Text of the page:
What is good desk posture? How to sit correctly at your desk all day.

Back pain is the leading cause of long-term sick leave in the UK. According to Nuffield Health, around 3 million people are off work each year due to back pain, with a further 3 million complaining of musculoskeletal pain within the workplace. Their survey found that two-thirds of workers with back pain felt their company supplied insufficient advice on posture at the desk or failed to carry out desk assessments.

Backpain caused or exacerbated by a desk job is more common in those who live a sedentary lifestyle. This puts the inactive younger workers in an office at just as much risk as their older coworkers. If you’re committed to improving your posture and avoiding the misery of back problems, in addition to following the good desk posture guide below, the best approach to banishing back pain is to up your activity levels. Start with a half-hour walk each lunchtime. This will top up your exercise by over two hours each week, and importantly, it will get you away from the desk.

Employees should be aware of the Display Screen Equipment Regulations. In relation to posture at the desk, these regulations stipulate that an employer must assess the employees’ current working setup and provide a suitable workstation and environment. In practical terms, this means that as an employee, you should have a chair that encourages good desk posture and reduces your risk of back pain. If you feel your chair and desk at work are contributing to back problems, your company must address this.

Suffering from musculoskeletal pain is debilitating and can significantly impact the quality of your work and home life. The good news is, alongside a great quality ergonomic chair, there are some straightforward tips you can follow to keep the best posture for sitting at a desk all day. Taking the time to complete these steps will ensure you hop, skip and jump your way into the weekend rather than hobbling into it with a heat pack and a painkiller.


  1. Take charge of your chair

We’d all like to think that we know how to sit, but many workers don’t know how to properly adjust their chairs to create the best seating position. Learning how to make these adjustments, unlock your backrest, and manipulate the proper tension level can work wonders for your posture.

There are a few simple adjustments you can make to your desk chair and seating position to improve your posture right now:

  • Adjust the height of your chair – make sure that your knees are about level with your hips and that your feet sit flat on the floor or on a footrest.
  • Adjust your armrests so that your arms can sit comfortably at a 90-degree angle, with your shoulders relaxed.
  • Ensure you have a two or three-finger width gap between the front edge of your chair and the backs of your knees. This position reduces strain on the knee joints and improves blood flow to your extremities.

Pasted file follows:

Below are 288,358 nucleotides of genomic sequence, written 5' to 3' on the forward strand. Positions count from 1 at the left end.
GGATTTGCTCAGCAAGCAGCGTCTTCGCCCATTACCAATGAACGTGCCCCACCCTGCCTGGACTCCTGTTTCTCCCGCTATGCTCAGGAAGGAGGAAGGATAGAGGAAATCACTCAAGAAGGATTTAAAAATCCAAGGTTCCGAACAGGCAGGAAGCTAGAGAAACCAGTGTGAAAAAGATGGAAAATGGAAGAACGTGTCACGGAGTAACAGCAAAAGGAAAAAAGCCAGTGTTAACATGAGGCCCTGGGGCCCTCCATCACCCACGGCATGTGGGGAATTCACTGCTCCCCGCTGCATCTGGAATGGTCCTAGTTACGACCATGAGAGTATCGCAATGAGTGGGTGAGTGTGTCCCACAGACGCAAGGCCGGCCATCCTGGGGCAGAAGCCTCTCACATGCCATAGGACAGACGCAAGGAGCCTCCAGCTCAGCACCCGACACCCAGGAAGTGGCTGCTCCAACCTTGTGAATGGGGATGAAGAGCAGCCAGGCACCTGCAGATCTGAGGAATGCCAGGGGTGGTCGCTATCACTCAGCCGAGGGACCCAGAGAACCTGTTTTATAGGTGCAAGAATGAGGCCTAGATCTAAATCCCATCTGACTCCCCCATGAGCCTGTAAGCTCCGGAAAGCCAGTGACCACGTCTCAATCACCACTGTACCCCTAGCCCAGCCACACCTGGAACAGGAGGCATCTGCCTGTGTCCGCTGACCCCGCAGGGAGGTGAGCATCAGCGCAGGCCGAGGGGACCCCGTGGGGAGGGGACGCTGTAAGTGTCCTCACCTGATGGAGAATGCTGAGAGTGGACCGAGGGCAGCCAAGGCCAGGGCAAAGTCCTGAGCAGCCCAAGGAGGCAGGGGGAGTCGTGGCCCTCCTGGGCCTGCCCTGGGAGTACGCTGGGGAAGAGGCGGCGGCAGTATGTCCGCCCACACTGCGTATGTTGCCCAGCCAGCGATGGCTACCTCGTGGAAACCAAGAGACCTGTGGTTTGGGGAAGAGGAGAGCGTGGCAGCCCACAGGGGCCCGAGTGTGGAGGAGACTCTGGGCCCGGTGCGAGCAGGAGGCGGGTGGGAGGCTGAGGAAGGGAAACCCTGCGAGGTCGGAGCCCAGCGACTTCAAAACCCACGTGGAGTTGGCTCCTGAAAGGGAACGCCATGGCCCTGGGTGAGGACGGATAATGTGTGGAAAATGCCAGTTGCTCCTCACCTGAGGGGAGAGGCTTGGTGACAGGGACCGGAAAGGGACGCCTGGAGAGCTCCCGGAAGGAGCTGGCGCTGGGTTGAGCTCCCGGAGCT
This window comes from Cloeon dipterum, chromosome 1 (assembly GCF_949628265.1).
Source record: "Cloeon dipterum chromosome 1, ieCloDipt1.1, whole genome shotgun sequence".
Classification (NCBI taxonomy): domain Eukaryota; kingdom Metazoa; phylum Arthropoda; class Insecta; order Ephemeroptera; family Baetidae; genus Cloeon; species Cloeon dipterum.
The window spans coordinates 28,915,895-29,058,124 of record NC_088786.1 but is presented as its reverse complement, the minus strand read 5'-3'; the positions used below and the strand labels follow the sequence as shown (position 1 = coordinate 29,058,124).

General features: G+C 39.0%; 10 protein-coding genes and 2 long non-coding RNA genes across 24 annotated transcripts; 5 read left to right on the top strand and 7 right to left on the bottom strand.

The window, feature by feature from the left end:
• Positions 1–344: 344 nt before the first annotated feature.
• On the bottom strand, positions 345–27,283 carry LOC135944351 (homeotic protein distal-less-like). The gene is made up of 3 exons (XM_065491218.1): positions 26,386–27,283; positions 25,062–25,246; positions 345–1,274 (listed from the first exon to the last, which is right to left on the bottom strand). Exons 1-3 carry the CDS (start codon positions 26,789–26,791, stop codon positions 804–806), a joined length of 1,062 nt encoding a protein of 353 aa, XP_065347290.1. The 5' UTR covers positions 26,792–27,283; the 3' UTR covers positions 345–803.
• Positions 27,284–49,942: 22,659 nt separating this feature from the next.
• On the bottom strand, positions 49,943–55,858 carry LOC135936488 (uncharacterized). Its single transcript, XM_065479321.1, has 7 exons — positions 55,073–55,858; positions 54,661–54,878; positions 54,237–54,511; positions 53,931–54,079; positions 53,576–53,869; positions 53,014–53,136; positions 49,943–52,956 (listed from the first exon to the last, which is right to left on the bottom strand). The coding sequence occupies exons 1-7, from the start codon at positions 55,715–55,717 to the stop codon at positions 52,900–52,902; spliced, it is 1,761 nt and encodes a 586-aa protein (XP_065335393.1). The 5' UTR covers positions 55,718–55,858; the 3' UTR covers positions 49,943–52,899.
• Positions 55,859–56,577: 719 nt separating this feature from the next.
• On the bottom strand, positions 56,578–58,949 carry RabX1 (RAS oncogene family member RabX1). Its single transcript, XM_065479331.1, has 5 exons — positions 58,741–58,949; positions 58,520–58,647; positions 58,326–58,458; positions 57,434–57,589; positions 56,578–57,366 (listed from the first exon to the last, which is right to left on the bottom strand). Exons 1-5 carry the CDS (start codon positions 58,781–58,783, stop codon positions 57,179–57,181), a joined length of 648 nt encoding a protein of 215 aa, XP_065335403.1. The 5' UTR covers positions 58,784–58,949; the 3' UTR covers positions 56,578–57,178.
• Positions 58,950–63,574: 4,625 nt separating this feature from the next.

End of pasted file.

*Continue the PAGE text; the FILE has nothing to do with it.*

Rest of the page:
• Add lumbar or thoracic support to your chair. Although people sometimes use cushions or rolled up towels to provide this support, these materials can slip and move. It is well worth investing in a good quality chair support, such as one of the Avansas back supports, which can be firmly secured in place. The lumbar section of your spine curves inward, and your chair or its support must follow this curve.
  • Ensure your entire back makes contact with the back of the chair. Inflatable back supports can offer excellent support for those with a more pronounced spine curvature.

If you’re in the position to buy a new desk chair, opt for an ergonomic design. An ergonomic chair has been engineered to reduce postural stress on the neck, shoulders, spine and hips. Although more expensive than standard office chairs, by improving your posture, you not only reduce your risk of musculoskeletal discomfort, but you may also find other benefits, such as increased productivity thanks to feeling more comfortable.


  1. Tilt your way to good desk posture

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Despite years of being told to sit up straight in our chairs by teachers and parents, there’s a growing body of evidence that this may not be the best position for those who work full days at a desk. The traditional 90 degree sitting angle puts pressure on the lower back and neck whenever you move forward to reach for items on your desk or focus on your screen.

A slouch position, facilitated by an ergonomic chair with a floating seat, can be achieved by tilting the chair back just ten to twenty degrees. This reduces compression of the lower back and offers better support to the torso. It also allows the legs to be readily moved, encouraging improved circulation.